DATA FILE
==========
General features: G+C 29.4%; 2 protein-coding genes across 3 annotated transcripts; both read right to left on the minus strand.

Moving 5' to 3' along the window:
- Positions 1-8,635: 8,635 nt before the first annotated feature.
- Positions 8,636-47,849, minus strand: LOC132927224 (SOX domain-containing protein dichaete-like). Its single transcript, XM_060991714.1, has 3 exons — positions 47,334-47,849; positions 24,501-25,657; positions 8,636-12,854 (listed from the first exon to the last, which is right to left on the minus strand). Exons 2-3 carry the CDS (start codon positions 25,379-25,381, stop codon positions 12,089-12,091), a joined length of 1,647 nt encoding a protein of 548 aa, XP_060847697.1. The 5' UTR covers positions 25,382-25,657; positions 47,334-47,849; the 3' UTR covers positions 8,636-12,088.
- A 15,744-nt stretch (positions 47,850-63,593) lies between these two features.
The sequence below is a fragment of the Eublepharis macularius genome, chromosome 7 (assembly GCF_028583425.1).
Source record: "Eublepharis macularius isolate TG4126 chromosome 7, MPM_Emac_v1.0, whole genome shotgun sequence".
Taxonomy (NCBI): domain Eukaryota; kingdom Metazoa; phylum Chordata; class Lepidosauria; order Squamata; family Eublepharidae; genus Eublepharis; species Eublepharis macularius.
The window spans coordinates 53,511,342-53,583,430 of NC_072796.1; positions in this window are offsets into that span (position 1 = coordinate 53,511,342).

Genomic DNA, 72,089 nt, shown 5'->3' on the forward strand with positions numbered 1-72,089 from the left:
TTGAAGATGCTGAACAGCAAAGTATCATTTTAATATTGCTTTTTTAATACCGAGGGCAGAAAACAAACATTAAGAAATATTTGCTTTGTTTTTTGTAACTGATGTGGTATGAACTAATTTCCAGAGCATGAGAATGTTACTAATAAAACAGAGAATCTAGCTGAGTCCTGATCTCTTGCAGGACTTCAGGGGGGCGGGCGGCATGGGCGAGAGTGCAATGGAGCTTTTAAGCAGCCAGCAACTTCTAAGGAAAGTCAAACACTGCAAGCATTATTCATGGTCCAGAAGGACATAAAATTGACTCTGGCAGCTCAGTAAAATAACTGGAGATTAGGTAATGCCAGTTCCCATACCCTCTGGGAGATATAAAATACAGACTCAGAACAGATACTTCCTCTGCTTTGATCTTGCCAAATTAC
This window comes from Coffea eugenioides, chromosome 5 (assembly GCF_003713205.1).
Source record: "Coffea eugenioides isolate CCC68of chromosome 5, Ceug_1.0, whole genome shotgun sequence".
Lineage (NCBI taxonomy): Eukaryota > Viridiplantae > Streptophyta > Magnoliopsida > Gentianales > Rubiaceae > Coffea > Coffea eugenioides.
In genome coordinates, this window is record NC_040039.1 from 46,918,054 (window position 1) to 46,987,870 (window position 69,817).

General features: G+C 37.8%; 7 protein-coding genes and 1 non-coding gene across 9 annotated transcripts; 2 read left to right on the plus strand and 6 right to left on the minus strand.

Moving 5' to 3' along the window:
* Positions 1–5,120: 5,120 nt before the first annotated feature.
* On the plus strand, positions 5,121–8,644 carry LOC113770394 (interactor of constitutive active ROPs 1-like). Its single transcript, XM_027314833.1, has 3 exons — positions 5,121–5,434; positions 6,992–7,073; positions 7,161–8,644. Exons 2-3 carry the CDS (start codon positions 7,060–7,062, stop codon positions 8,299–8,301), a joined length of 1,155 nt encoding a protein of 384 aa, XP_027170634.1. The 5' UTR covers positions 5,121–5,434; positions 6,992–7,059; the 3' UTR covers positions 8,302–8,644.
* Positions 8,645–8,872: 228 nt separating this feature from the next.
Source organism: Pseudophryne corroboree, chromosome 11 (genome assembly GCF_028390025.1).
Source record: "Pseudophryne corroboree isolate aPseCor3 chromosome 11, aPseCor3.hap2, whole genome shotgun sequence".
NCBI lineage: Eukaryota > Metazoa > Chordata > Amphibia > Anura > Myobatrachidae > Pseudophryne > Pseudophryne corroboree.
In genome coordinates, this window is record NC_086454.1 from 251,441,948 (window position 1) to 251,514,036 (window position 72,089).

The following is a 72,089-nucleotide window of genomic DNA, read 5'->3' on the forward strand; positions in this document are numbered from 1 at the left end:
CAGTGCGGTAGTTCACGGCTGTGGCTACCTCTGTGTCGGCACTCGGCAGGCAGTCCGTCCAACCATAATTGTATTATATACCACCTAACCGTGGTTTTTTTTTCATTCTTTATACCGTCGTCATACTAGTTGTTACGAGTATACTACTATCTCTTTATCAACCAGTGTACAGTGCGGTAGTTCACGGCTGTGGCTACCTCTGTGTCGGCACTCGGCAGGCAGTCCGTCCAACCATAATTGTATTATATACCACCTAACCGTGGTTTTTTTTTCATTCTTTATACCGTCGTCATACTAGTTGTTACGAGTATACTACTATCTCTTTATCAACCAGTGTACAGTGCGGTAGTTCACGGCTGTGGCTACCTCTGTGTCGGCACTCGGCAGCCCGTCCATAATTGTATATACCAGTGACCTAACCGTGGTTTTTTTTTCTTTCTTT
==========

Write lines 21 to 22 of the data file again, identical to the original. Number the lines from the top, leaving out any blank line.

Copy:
Source organism: Pseudophryne corroboree, chromosome 11 (genome assembly GCF_028390025.1).
Source record: "Pseudophryne corroboree isolate aPseCor3 chromosome 11, aPseCor3.hap2, whole genome shotgun sequence".